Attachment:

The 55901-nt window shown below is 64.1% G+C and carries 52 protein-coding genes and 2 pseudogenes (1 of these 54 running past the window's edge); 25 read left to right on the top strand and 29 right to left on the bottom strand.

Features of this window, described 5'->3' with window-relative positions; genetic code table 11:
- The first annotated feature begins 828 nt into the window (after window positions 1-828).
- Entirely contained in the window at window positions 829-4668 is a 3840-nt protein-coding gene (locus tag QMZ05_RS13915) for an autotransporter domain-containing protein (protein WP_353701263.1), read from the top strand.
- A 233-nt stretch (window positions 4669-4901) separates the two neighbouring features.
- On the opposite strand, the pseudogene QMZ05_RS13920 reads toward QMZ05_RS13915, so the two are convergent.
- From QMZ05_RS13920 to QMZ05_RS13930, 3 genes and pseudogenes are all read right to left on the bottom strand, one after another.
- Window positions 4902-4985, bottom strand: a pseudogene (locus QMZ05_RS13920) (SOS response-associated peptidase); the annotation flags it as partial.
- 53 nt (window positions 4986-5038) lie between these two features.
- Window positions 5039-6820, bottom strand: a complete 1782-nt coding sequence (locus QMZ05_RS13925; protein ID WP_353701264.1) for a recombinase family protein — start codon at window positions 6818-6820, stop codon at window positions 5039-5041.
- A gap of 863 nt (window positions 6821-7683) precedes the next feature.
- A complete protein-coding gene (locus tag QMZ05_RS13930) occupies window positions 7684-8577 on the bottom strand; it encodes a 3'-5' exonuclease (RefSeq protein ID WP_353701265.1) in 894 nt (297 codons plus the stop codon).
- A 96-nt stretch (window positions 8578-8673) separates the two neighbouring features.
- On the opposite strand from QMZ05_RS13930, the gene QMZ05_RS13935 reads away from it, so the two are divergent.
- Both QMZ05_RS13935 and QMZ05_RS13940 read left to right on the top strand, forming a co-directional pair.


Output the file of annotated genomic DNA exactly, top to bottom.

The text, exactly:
The 55901-nt window shown below is 64.1% G+C and carries 52 protein-coding genes and 2 pseudogenes (1 of these 54 running past the window's edge); 25 read left to right on the top strand and 29 right to left on the bottom strand.

Features of this window, described 5'->3' with window-relative positions; genetic code table 11:
- The first annotated feature begins 828 nt into the window (after window positions 1-828).
- Entirely contained in the window at window positions 829-4668 is a 3840-nt protein-coding gene (locus tag QMZ05_RS13915) for an autotransporter domain-containing protein (protein WP_353701263.1), read from the top strand.
- A 233-nt stretch (window positions 4669-4901) separates the two neighbouring features.
- On the opposite strand, the pseudogene QMZ05_RS13920 reads toward QMZ05_RS13915, so the two are convergent.
- From QMZ05_RS13920 to QMZ05_RS13930, 3 genes and pseudogenes are all read right to left on the bottom strand, one after another.
- Window positions 4902-4985, bottom strand: a pseudogene (locus QMZ05_RS13920) (SOS response-associated peptidase); the annotation flags it as partial.
- 53 nt (window positions 4986-5038) lie between these two features.
- Window positions 5039-6820, bottom strand: a complete 1782-nt coding sequence (locus QMZ05_RS13925; protein ID WP_353701264.1) for a recombinase family protein — start codon at window positions 6818-6820, stop codon at window positions 5039-5041.
- A gap of 863 nt (window positions 6821-7683) precedes the next feature.
- A complete protein-coding gene (locus tag QMZ05_RS13930) occupies window positions 7684-8577 on the bottom strand; it encodes a 3'-5' exonuclease (RefSeq protein ID WP_353701265.1) in 894 nt (297 codons plus the stop codon).
- A 96-nt stretch (window positions 8578-8673) separates the two neighbouring features.
- On the opposite strand from QMZ05_RS13930, the gene QMZ05_RS13935 reads away from it, so the two are divergent.
- Both QMZ05_RS13935 and QMZ05_RS13940 read left to right on the top strand, forming a co-directional pair.